War’s end saw the sudden rise of new democracies. From 1914 to 1918, Europe’s last absolute rulers had been overthrown. The first of the new governments was formed in Russia in 1917. The Provisional Government, as it was called, hoped to establish constitutional and democratic rule. However, within months it had fallen to a Communist dictatorship. Even so, for the first time, most European nations had democratic governments.Many citizens of the new democracies had little experience with representative government. For generations, kings and emperors had ruled Germany and the new nations formed from Austria-Hungary. Even in France and Italy, whose parliaments had existed before World War I, the large number of political parties made effective government difficult. Some countries had a dozen or more political groups. In these countries, it was almost impossible for one party to win enough support to govern effectively. When no single party won a majority, a coalition government, or temporary alliance of several parties, was needed to form a parliamentary majority. Because the parties disagreed on so many policies, coalitions seldom lasted very long. Frequent changes in government made it hard for democratic countries to develop strong leadership and move toward long-term goals. The weaknesses of a coalition government became a major problem in times of crisis. Voters in several countries were then willing to sacrifice democratic government for strong, authoritarian leadership.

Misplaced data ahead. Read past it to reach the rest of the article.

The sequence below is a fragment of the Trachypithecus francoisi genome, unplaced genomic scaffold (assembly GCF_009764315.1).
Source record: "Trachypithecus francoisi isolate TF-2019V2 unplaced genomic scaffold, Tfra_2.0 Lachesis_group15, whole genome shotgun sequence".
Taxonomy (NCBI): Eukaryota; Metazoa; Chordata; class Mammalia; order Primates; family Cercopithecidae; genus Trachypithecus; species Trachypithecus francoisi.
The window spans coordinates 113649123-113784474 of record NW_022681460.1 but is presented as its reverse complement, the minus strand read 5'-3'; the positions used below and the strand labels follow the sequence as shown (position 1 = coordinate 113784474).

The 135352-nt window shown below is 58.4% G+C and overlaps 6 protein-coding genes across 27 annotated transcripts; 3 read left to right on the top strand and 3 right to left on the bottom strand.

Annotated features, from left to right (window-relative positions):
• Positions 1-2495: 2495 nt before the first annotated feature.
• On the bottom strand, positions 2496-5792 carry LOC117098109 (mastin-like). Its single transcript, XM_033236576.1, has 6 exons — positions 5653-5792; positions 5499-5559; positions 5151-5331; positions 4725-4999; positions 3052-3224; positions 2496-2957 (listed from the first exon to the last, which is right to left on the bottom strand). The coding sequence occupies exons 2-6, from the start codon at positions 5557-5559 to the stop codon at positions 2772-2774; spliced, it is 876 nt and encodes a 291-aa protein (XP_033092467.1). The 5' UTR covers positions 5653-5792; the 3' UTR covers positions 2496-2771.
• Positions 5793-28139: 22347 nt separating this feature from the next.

The Weimar Republic

Germany’s new democratic government was set up in 1919. Known as the Weimar (WY•MAHR) Republic, it was named after the city where the national assembly met. The Weimar Republic had serious weaknesses from the start. First, Germany lacked a strong democratic tradition. Furthermore, postwar Germany had several major political parties and many minor ones. Worst of all, millions of Germans blamed the Weimar government, not their wartime leaders, for the country’s defeat and postwar humiliation caused by the Versailles Treaty

The Great Depression